To Win the Royal Heart
King Turnip's review (60%)
GavKen's review (60%)
Codex Arcanum's review (72%)
In Royal Heart players take on the role of either the ready-to-wed Princess or one of her Suitors. It is a time when the Princess has just come of age to marry when both of her parents tragically pass. So who will succeed the king as the new ruler of the kingdom?
The character options for this game are fairly fixed as there are a number of potential suitors available and already rolled up. It would have been nice to have a system whereby players could define their own suitors rather than just have predefined setup characters. As such the potential suitors available in the game are quite limited but at least there is some variety. The background questions that suitors must answer do give some variety to the suitors but it doesn’t give great character variance.
The mechanics of the game are fairly simple in determining whether a character has succeeded at a virtue test. All they have to do is make one success on a 50% test. This sounds easy and with virtues set to 2,3 or 4 they should on average make the tests most times. Fulfilling charms will give players dice at the end of the scene that can be compared against the appropriate princesses virtue. Some examples of play would have been useful here to help players figure out tests and the end of scene affection tests.
The setting is fairly sparsely defined with the premise that the King has died and the only daughter will marry a potential suitor. Most of the rest of the setting is a fill in the blanks that the Princess Master makes up as part of her background questions.
The mechanics including scene setup, charms, and the three virtues all lead the game towards the goal. As such the game is fairly well integrated and the end of scene event gives rise to helping the game move on quite quickly.
Tthe Affection system for romance is a mechanic specially tied to the setting which works well for determining the eventual winner of the game. The game also has rules for structured pacing and scene mechanics which ensures that the game has a specific number of scenes and for determining when a scene will end. The events surrounding a Royal succession are integrated in that this is the object of the game for the suitors. The last ingredient included was the dowry, although this one seems a bit more tacked on than the others.
The players take the role of suitors trying to woo the Princess, and her huge... tracts of land. Play takes place over a number of scenes--one per player--and the player with the highest Affection score at the end of these scenes has won the royal heart.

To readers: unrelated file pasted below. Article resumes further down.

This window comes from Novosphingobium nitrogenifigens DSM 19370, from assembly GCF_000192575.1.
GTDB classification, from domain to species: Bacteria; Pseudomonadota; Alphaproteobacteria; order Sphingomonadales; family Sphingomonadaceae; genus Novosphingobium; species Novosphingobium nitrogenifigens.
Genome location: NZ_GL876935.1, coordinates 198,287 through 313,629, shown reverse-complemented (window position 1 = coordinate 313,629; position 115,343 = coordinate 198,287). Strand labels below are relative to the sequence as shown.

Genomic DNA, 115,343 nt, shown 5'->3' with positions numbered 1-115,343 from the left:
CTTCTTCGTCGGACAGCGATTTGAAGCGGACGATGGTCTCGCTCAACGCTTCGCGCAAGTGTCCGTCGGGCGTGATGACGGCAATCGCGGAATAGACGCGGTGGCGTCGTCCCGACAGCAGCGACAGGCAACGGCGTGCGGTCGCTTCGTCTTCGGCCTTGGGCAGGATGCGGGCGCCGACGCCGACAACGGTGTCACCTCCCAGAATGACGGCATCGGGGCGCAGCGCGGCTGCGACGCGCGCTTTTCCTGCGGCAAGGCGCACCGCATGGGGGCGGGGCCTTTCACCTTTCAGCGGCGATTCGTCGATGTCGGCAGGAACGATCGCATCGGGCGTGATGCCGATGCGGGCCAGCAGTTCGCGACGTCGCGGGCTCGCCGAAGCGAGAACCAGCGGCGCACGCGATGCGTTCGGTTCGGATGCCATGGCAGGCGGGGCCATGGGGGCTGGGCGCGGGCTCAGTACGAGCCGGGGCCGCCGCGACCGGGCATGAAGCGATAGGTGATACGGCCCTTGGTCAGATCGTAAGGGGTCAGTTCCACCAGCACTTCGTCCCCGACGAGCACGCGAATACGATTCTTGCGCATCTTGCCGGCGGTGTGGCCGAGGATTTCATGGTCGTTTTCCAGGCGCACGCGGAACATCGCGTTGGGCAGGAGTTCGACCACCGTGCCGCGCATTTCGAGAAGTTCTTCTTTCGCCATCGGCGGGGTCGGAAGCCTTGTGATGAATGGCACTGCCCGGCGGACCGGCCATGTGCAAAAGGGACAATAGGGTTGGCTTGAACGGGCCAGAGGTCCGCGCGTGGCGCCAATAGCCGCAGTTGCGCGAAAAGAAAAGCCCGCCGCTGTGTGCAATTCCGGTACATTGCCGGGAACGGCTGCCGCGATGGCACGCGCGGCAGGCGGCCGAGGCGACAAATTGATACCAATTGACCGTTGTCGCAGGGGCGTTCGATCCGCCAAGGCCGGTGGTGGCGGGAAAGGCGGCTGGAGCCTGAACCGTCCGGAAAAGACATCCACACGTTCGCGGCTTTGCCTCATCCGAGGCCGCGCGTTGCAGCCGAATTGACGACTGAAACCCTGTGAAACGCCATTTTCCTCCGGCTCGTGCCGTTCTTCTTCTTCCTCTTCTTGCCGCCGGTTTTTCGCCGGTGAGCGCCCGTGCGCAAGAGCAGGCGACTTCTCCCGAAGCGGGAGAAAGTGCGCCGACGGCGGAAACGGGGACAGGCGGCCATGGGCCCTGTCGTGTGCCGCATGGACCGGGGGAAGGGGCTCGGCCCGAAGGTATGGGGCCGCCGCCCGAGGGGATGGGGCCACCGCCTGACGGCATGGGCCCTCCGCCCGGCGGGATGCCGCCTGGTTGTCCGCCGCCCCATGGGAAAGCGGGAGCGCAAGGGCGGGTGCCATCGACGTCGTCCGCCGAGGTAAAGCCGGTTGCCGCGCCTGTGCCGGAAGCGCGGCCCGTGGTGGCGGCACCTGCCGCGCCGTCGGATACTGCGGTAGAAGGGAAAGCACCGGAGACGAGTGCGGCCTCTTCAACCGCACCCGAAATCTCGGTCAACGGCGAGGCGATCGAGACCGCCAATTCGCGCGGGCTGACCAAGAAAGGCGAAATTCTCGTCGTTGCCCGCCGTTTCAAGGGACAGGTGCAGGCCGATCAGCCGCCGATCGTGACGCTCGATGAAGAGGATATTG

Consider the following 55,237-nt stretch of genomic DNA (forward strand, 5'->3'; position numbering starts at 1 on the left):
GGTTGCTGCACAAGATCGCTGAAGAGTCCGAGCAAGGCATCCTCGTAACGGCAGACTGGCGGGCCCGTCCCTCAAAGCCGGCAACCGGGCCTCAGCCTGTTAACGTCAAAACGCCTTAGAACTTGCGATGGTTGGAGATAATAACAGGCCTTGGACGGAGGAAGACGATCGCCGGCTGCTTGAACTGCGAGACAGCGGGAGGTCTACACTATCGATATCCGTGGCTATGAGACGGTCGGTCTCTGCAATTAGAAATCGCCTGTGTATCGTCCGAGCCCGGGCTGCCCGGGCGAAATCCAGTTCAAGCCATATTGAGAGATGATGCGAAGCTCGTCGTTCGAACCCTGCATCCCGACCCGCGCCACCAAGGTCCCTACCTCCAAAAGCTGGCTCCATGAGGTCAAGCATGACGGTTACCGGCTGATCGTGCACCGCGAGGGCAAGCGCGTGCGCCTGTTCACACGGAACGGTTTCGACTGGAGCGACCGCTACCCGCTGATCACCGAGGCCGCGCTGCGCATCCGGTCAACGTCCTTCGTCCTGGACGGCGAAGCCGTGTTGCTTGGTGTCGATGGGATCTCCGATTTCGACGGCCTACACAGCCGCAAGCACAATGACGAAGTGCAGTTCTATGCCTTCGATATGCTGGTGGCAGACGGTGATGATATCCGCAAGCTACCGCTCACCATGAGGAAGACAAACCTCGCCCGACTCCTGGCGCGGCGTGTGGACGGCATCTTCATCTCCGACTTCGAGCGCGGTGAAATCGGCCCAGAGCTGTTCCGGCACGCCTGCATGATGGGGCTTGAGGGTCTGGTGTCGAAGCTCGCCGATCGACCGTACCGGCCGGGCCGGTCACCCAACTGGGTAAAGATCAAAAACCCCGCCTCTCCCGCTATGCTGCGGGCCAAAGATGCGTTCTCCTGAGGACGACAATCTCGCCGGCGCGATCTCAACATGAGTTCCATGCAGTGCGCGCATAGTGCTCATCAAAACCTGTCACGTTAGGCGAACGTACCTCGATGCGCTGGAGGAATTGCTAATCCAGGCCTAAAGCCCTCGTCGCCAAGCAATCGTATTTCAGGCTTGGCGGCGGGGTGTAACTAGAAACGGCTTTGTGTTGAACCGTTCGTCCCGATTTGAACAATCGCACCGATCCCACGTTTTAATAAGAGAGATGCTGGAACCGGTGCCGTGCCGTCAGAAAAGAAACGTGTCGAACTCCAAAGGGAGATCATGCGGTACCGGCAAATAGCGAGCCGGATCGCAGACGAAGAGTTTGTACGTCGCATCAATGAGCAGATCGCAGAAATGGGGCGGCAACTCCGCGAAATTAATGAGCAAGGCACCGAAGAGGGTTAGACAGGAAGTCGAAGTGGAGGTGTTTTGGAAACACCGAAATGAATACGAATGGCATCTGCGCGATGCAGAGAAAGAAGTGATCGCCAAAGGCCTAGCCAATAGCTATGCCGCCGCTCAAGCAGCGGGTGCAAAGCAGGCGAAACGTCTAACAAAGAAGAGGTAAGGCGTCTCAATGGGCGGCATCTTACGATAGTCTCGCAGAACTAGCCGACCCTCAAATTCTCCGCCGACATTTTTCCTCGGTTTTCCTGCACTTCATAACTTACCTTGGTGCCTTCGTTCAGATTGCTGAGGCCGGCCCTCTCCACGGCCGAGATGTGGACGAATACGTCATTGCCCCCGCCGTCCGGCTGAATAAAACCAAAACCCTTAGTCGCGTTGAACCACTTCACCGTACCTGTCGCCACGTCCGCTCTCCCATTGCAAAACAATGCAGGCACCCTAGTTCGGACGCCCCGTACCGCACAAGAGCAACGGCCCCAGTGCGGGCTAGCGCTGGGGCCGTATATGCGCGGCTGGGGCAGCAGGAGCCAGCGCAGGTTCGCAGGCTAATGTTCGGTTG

The game is laid out as a Wiki, and I'm really digging that layout. Unfortunately, it could also use some more linear navigation features, but that is a tiny complaint compared to the expandability and community input that a wiki allows.
Mechanically, tests are made against virtues, rolling dice pools with each die being a 50-50 chance of success. One die wins, there is no benefit to multiple successes.
One interesting element is the LARP-like elements. This is not a game meant for sitting around a card table. It is very explicitly stated that you should be active, doing what your character is doing, having a few drinks and having fun.
On the Player side, there are seven archetypes to choose from as suitor, and none may be duplicated. Several questions are proposed to help bring the archetype to life, but it still leaves the game with seven possible character choices. The Princess Master (Mistress?) also gets a number of choices for that GMPC role. While the questions really give the opportunity to flesh out the characters, I would not describe this game as full of Character Options.
One thing I would have liked is a rules summary. At the end of each scene, the suitors roll the appropriate dice, and anything over the Princesses virtue is the new Affection rating, but it seems that the Affection rating is not cumulative, or at least it is not clear as to how it is cumulative. I like the roll-what-you're-holding approach, but I'm left scratching my head a bit on the actual rules themselves.
The setting is assumed to be a general knight-in-shining-armor-with-a-squire-that-is-secretly-a-girl fantasy environment, with a devil, knight, and wizard as suitor archetypes. The specifics of the setting are created by the Princess Master as part of the questions she must answer. In contrast to what would work for other games, I think it is just right to provide an evocative backdrop for the focus of the game, wooing the princess.
The mechanical rules are not especially fun-in-themselves (to borrow a phraseology from existentialism, the bastards) not are they especially evocative, but they do a good job of staying out of the way. The big strength of the rules is to require silly behavior of the players, a noble goal but not fully realized. I would have liked one central description of the rules for ease of reference.
The contested royal succession is well done. Indeed, that it what the game revolves around. The dowry--The Kingdom-- is less well so but still fully present. The structured pacing is complete, as is the setting-based mechanic. Well done.
Oh, and before I forget, I will offer the obligatory advice: Hire an editor if you plan to publish in any capacity. Really, editors are that important.
Benjamin Huffman leads us through a game of love and bad acting in the amusing "To Win the Royal Heart." The combination of LARPing elements with some truly amusing characters looks like a good setup, though mechanical imbalance may hurt the game on the judging.
The list of characters to pick from is very solid and offers numerous approaches to the game that should suit many playesr. Characters are simple, but I found the use of a questionaire and the Charms to be a very effective means of bringing forth the character.